Does the EF-M camera system have a future? (EOS M)

I hope there is a future for EF-M, but the announcement of the RF mount system brings that into question. In the photo below I made a mock-up of the M100 if it had the RF mount instead of the EF-M mount. Of course they could make a camera with shorter sides, but this shows the potential size difference if everything besides the mount diameters were the same design. Edit: I decided to go all-in on EF-M gear for now. The added kit will expand capabilities and make it even easier to be mobile.

Would a RF mount M100 be small enough for you?

I guess we shouldn’t be shocked. Canon would not have wanted to put themselves at a disadvantage to Nikon in the mount diameter department with their mirrorless full-frame camera. These two companies are almost always in lockstep, so much so that they disregard other offerings in the market (*cough* Sony…). That said, will Canon drop EF-M like Nikon dropped their “Nikon 1” system? Plus, having the RF mount the same diameter as the EF mount makes a lot of sense… Why didn’t the original EOS M start this way? We can only speculate.

Keep in mind that a discontinued mount doesn’t means it’s no longer a viable tool under most circumstances. What it does mean is that you will no longer have new camera bodies with current features. You no longer have the potential of buying new replacements if your camera(s) break in some way. It means that you no longer can buy new lenses for the system and you are limited to what was released when the mount was active. Short flange mirrorless has the benefit of lens adaptation which negates some of this.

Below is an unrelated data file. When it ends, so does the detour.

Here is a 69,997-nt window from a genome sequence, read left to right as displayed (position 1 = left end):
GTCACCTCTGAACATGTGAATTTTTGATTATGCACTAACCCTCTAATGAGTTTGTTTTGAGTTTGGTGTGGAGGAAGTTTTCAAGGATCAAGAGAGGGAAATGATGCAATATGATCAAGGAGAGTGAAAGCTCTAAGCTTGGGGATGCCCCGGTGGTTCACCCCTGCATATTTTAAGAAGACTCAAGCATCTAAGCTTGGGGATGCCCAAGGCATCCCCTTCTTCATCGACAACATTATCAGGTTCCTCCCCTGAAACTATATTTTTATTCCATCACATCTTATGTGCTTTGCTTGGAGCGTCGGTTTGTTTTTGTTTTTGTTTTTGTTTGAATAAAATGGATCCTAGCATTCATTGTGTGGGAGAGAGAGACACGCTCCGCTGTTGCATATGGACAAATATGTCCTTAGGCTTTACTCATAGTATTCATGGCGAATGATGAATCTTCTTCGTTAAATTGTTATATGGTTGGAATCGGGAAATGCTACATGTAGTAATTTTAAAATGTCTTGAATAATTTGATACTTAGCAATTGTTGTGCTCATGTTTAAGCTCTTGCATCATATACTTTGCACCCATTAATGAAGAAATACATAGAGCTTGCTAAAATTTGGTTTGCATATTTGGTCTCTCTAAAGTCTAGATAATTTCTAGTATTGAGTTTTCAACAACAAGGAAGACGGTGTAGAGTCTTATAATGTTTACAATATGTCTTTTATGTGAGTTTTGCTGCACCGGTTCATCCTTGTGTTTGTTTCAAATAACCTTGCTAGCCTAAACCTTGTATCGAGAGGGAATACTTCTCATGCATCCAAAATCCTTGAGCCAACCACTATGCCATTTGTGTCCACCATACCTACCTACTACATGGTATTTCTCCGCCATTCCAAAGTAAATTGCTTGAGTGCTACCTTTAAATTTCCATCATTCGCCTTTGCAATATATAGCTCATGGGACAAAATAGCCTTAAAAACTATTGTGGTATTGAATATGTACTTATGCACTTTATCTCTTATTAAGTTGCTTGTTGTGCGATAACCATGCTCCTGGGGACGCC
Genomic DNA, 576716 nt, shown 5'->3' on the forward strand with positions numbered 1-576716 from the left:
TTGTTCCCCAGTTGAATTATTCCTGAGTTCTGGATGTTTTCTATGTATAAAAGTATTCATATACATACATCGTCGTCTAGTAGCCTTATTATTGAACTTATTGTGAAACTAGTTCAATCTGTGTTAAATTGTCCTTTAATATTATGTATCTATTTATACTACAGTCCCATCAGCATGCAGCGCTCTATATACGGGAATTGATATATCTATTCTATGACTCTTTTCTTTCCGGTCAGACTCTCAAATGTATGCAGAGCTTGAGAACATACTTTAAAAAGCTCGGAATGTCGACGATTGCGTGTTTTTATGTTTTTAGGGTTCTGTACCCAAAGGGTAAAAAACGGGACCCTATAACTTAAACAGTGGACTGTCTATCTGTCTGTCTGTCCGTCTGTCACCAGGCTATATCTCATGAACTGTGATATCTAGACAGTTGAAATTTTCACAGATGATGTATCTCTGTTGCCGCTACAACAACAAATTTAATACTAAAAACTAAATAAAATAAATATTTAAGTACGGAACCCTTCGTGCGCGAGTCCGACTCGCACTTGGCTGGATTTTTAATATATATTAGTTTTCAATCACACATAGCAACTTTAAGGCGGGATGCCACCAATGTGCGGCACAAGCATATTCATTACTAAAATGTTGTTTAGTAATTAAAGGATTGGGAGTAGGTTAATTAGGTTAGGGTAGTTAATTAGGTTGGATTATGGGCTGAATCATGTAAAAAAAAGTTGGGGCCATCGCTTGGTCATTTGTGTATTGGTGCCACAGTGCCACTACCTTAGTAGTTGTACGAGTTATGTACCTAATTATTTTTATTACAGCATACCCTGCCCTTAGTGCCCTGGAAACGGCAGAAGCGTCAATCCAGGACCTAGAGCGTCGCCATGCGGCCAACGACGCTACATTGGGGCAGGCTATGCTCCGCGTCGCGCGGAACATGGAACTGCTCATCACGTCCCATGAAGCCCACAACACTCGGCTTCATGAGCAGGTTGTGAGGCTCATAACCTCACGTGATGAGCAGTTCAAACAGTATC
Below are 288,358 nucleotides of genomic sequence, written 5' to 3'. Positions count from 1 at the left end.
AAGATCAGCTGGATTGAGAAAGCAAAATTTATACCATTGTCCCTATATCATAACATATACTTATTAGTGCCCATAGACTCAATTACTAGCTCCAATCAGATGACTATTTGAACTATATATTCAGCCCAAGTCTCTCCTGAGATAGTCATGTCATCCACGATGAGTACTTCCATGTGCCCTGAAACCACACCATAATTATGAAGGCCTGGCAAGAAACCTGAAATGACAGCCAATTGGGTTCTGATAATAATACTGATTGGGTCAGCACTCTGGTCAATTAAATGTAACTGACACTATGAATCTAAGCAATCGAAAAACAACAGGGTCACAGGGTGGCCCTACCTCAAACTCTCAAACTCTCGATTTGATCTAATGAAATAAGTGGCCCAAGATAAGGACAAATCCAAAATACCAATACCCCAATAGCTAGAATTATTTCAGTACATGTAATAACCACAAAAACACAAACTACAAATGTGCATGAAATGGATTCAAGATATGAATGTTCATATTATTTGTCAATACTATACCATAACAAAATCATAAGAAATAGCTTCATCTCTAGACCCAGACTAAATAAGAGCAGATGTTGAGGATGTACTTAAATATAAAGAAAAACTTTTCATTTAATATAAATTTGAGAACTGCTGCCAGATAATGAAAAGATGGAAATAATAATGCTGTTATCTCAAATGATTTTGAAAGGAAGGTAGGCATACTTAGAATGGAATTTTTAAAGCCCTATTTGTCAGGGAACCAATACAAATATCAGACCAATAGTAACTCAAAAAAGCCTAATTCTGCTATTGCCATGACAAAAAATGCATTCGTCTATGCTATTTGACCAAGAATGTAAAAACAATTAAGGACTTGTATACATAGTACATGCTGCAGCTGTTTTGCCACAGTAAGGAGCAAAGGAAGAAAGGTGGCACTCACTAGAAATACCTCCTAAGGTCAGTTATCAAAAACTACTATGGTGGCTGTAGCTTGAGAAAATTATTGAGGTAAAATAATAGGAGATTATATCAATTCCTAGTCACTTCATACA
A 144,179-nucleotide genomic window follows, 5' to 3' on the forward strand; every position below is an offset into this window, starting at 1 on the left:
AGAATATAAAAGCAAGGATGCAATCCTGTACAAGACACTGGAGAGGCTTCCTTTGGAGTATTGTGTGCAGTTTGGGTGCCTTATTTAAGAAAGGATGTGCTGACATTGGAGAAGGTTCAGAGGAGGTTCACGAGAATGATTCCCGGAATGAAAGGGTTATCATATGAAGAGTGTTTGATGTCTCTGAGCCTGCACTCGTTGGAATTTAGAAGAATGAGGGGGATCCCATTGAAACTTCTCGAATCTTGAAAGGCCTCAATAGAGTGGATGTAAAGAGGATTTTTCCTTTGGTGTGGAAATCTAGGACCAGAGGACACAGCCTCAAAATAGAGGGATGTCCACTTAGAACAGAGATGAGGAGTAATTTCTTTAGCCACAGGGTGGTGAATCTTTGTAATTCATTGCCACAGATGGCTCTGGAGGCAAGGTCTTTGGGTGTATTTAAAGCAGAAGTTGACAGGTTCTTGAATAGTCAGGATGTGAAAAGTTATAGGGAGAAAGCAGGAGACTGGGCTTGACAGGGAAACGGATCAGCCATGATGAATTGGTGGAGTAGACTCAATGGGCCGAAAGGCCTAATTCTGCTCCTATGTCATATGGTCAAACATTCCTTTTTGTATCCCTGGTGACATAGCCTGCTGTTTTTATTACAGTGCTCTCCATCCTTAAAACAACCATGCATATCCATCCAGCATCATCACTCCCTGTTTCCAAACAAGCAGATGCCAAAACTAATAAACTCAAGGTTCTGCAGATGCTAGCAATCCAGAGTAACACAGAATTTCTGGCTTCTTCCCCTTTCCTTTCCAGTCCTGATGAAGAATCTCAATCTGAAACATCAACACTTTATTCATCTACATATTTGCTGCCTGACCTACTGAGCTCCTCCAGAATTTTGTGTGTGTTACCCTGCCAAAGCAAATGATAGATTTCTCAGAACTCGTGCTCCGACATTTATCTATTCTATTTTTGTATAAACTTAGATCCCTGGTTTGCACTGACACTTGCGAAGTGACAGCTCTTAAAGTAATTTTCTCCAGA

Of course, there is and will be a used market, but availability and prices of used equipment will depend on various factors. Mounts that have lasted for 20+ years will have a huge pool of old equipment available. Systems that lasted only 5-10 years and didn’t sell quite as well might be another story. EF-M lenses will probably have very few additional uses after EF-M is dead.

With an 18mm flange distance, there probably are few, if any, systems that could adapt these lenses. Pentax Q would probably be the best use for EF-M lenses, but that system might be dead already given Ricoh’s lack of new releases. There is the Nikon Z mount at 16mm, but that would be an odd combination and potentially not possible. I could see some enterprising individual making a 3d printed or machined adapter, but it would likely not have any aperture control.

Starting with the EOS M camera body in 2012, Canon had a rough start. I had the original EOS M, though I bought it quite a while after release once they dropped the price over $600. Canon eventually realized their price was completely off the mark given the camera’s weak performance. It looks like Canon used EF-M as a mirrorless camera technology proving ground. They wanted to develop their own version of technologies they saw were starting to creep into the market. In that respect it was a success given they now have one of the best mirrorless autofocus systems available (DPAF). They have patents registered on quad-pixel focusing that will further improve focusing on subjects with horizontal lines.